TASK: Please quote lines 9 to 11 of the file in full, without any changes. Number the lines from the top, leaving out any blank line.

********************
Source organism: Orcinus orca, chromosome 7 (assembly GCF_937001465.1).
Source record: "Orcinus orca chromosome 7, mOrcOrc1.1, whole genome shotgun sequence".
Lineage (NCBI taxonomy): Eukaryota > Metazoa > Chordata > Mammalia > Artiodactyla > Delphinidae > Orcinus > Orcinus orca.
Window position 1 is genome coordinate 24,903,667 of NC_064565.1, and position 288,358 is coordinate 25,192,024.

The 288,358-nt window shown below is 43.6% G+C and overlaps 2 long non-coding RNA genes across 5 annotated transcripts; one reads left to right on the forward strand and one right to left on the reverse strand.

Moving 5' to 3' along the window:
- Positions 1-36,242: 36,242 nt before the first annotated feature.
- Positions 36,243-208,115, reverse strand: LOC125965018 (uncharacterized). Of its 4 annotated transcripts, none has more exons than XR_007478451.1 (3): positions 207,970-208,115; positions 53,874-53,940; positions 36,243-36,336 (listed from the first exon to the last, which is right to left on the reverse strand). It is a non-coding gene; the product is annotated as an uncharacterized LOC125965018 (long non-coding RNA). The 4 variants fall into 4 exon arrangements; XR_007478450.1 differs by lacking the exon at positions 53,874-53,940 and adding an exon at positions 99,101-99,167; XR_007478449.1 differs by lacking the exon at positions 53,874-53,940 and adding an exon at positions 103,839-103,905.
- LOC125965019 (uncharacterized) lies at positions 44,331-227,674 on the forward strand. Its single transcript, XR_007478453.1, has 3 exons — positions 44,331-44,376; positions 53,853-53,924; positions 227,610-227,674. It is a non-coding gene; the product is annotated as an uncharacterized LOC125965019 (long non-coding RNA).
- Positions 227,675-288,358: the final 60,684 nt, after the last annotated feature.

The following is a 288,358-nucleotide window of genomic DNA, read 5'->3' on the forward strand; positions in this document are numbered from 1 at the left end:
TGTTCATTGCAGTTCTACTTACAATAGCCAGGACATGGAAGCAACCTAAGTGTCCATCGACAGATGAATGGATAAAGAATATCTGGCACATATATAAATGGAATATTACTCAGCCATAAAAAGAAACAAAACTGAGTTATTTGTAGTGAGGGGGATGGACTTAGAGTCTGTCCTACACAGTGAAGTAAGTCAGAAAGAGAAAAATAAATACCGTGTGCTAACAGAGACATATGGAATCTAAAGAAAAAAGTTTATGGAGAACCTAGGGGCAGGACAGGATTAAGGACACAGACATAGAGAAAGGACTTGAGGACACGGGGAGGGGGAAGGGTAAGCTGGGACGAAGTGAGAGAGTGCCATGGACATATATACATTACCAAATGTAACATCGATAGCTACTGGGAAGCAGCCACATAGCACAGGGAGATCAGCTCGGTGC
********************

- LOC125965019 (uncharacterized) lies at positions 44,331-227,674 on the forward strand. Its single transcript, XR_007478453.1, has 3 exons — positions 44,331-44,376; positions 53,853-53,924; positions 227,610-227,674. It is a non-coding gene; the product is annotated as an uncharacterized LOC125965019 (long non-coding RNA).
- Positions 227,675-288,358: the final 60,684 nt, after the last annotated feature.

The following is a 288,358-nucleotide window of genomic DNA, read 5'->3' on the forward strand; positions in this document are numbered from 1 at the left end: